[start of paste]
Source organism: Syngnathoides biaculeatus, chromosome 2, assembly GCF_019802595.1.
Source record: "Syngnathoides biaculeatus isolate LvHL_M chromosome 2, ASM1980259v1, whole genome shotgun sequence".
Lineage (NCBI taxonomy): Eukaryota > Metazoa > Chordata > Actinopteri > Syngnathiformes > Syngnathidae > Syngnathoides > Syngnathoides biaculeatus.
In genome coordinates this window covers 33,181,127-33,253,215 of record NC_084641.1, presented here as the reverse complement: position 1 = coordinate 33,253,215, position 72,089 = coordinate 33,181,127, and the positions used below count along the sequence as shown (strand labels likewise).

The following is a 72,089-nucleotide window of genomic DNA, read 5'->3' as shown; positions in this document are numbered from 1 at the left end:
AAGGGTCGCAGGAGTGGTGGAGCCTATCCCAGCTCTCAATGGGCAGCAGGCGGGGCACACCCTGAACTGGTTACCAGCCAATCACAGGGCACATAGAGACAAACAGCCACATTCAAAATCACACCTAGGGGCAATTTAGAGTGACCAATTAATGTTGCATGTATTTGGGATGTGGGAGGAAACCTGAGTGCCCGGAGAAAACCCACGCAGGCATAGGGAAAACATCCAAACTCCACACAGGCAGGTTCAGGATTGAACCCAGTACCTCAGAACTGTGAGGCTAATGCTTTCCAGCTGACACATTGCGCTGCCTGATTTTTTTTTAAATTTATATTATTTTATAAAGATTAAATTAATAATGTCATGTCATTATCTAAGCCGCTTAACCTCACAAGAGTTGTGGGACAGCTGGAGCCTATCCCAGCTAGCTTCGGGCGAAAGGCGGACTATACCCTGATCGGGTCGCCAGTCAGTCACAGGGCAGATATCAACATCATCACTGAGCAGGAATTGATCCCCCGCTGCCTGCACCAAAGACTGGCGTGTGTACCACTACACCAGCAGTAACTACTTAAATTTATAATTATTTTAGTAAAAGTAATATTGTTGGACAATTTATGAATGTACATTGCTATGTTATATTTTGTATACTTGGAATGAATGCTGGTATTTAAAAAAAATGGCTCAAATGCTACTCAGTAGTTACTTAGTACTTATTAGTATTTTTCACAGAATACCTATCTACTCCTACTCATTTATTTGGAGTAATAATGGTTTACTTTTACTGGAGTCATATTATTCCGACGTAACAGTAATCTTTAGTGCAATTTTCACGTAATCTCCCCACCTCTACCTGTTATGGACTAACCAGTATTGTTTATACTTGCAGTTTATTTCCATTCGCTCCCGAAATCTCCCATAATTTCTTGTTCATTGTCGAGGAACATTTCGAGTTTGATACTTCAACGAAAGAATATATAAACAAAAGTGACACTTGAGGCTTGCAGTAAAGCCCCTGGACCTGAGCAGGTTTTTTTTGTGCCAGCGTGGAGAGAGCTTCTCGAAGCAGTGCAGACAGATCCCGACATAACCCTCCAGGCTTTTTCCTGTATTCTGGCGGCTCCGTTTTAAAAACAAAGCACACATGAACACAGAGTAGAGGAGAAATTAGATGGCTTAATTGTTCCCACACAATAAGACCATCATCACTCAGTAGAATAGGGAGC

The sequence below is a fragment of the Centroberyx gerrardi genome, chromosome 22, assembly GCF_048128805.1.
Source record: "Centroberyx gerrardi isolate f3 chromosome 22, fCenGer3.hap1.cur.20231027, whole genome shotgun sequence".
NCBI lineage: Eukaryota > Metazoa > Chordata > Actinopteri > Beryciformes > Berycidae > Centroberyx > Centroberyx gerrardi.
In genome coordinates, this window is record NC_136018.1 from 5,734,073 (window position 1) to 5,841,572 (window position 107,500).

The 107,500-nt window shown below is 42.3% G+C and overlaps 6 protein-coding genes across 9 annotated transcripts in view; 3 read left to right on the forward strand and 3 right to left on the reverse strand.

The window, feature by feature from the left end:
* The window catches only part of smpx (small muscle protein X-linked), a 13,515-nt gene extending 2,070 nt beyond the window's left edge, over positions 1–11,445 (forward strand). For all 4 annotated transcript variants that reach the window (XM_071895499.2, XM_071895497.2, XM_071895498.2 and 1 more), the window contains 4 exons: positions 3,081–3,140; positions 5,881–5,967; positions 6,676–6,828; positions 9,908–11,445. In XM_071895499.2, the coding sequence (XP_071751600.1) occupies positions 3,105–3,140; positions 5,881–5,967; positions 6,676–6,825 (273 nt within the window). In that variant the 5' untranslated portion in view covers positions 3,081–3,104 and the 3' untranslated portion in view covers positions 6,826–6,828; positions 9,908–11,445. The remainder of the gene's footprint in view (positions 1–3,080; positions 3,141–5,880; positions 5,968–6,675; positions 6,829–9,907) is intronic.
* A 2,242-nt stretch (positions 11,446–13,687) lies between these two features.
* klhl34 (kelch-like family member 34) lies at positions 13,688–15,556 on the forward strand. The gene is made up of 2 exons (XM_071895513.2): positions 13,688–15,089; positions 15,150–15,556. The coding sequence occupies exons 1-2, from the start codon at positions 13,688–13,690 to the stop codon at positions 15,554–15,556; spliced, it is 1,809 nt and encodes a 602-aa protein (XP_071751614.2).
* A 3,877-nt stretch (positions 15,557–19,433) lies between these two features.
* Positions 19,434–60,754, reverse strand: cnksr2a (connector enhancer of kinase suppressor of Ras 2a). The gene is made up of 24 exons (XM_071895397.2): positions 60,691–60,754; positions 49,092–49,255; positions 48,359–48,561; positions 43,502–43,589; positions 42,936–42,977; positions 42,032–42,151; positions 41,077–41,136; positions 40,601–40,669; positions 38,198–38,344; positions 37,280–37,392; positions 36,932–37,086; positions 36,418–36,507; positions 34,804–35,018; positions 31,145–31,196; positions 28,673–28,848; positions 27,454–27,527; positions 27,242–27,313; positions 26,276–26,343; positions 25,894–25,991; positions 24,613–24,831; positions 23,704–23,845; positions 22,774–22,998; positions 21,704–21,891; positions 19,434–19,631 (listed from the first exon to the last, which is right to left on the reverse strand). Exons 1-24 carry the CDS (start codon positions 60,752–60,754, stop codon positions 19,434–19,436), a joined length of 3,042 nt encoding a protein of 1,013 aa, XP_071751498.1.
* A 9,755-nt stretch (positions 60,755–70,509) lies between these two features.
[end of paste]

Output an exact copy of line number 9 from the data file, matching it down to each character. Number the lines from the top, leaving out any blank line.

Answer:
NCBI lineage: Eukaryota > Metazoa > Chordata > Actinopteri > Beryciformes > Berycidae > Centroberyx > Centroberyx gerrardi.